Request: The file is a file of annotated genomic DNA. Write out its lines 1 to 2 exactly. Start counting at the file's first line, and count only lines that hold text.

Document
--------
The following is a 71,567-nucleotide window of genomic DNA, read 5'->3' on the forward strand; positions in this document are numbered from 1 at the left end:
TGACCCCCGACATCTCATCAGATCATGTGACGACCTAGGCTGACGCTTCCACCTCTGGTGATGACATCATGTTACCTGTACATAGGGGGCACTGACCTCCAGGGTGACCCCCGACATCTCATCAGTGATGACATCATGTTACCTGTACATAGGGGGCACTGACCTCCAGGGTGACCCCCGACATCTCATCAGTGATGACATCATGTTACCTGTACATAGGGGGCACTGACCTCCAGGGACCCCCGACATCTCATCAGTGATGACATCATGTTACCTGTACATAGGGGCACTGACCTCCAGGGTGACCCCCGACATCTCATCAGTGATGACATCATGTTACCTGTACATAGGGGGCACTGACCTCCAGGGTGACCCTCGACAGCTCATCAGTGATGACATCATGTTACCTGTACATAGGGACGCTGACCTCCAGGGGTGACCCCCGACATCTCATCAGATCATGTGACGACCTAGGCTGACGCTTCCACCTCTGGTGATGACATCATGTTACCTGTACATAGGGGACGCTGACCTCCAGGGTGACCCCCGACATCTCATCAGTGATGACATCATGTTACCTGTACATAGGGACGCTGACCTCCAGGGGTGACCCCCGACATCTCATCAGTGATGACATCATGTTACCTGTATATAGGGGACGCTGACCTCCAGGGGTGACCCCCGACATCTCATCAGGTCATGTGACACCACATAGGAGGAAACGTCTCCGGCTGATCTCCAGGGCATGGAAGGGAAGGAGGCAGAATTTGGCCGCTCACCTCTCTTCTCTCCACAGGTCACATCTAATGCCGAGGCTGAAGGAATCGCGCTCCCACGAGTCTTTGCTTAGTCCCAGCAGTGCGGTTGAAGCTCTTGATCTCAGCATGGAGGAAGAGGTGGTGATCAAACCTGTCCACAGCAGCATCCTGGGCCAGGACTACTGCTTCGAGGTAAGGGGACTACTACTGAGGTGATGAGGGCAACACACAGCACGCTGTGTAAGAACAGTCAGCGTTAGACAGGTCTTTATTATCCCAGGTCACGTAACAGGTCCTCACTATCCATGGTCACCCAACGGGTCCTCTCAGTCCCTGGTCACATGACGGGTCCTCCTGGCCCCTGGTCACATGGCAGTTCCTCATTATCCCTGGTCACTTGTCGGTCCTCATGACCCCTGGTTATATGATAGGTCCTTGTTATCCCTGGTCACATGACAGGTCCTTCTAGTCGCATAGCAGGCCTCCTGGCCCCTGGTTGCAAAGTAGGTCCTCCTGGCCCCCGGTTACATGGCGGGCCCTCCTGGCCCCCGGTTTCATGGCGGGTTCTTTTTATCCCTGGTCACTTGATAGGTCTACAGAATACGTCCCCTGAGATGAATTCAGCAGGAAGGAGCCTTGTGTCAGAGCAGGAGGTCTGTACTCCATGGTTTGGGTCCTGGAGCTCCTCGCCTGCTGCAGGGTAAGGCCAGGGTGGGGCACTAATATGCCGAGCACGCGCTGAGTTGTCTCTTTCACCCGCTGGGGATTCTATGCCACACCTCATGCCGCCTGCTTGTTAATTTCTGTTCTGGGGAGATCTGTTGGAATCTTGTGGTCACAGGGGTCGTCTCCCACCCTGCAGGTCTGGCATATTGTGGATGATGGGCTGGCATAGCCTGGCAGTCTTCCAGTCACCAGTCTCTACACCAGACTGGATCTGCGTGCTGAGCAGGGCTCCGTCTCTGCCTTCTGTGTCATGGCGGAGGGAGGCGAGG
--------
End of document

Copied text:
The following is a 71,567-nucleotide window of genomic DNA, read 5'->3' on the forward strand; positions in this document are numbered from 1 at the left end:
TGACCCCCGACATCTCATCAGATCATGTGACGACCTAGGCTGACGCTTCCACCTCTGGTGATGACATCATGTTACCTGTACATAGGGGGCACTGACCTCCAGGGTGACCCCCGACATCTCATCAGTGATGACATCATGTTACCTGTACATAGGGGGCACTGACCTCCAGGGTGACCCCCGACATCTCATCAGTGATGACATCATGTTACCTGTACATAGGGGGCACTGACCTCCAGGGACCCCCGACATCTCATCAGTGATGACATCATGTTACCTGTACATAGGGGCACTGACCTCCAGGGTGACCCCCGACATCTCATCAGTGATGACATCATGTTACCTGTACATAGGGGGCACTGACCTCCAGGGTGACCCTCGACAGCTCATCAGTGATGACATCATGTTACCTGTACATAGGGACGCTGACCTCCAGGGGTGACCCCCGACATCTCATCAGATCATGTGACGACCTAGGCTGACGCTTCCACCTCTGGTGATGACATCATGTTACCTGTACATAGGGGACGCTGACCTCCAGGGTGACCCCCGACATCTCATCAGTGATGACATCATGTTACCTGTACATAGGGACGCTGACCTCCAGGGGTGACCCCCGACATCTCATCAGTGATGACATCATGTTACCTGTATATAGGGGACGCTGACCTCCAGGGGTGACCCCCGACATCTCATCAGGTCATGTGACACCACATAGGAGGAAACGTCTCCGGCTGATCTCCAGGGCATGGAAGGGAAGGAGGCAGAATTTGGCCGCTCACCTCTCTTCTCTCCACAGGTCACATCTAATGCCGAGGCTGAAGGAATCGCGCTCCCACGAGTCTTTGCTTAGTCCCAGCAGTGCGGTTGAAGCTCTTGATCTCAGCATGGAGGAAGAGGTGGTGATCAAACCTGTCCACAGCAGCATCCTGGGCCAGGACTACTGCTTCGAGGTAAGGGGACTACTACTGAGGTGATGAGGGCAACACACAGCACGCTGTGTAAGAACAGTCAGCGTTAGACAGGTCTTTATTATCCCAGGTCACGTAACAGGTCCTCACTATCCATGGTCACCCAACGGGTCCTCTCAGTCCCTGGTCACATGACGGGTCCTCCTGGCCCCTGGTCACATGGCAGTTCCTCATTATCCCTGGTCACTTGTCGGTCCTCATGACCCCTGGTTATATGATAGGTCCTTGTTATCCCTGGTCACATGACAGGTCCTTCTAGTCGCATAGCAGGCCTCCTGGCCCCTGGTTGCAAAGTAGGTCCTCCTGGCCCCCGGTTACATGGCGGGCCCTCCTGGCCCCCGGTTTCATGGCGGGTTCTTTTTATCCCTGGTCACTTGATAGGTCTACAGAATACGTCCCCTGAGATGAATTCAGCAGGAAGGAGCCTTGTGTCAGAGCAGGAGGTCTGTACTCCATGGTTTGGGTCCTGGAGCTCCTCGCCTGCTGCAGGGTAAGGCCAGGGTGGGGCACTAATATGCCGAGCACGCGCTGAGTTGTCTCTTTCACCCGCTGGGGATTCTATGCCACACCTCATGCCGCCTGCTTGTTAATTTCTGTTCTGGGGAGATCTGTTGGAATCTTGTGGTCACAGGGGTCGTCTCCCACCCTGCAGGTCTGGCATATTGTGGATGATGGGCTGGCATAGCCTGGCAGTCTTCCAGTCACCAGTCTCTACACCAGACTGGATCTGCGTGCTGAGCAGGGCTCCGTCTCTGCCTTCTGTGTCATGGCGGAGGGAGGCGAGG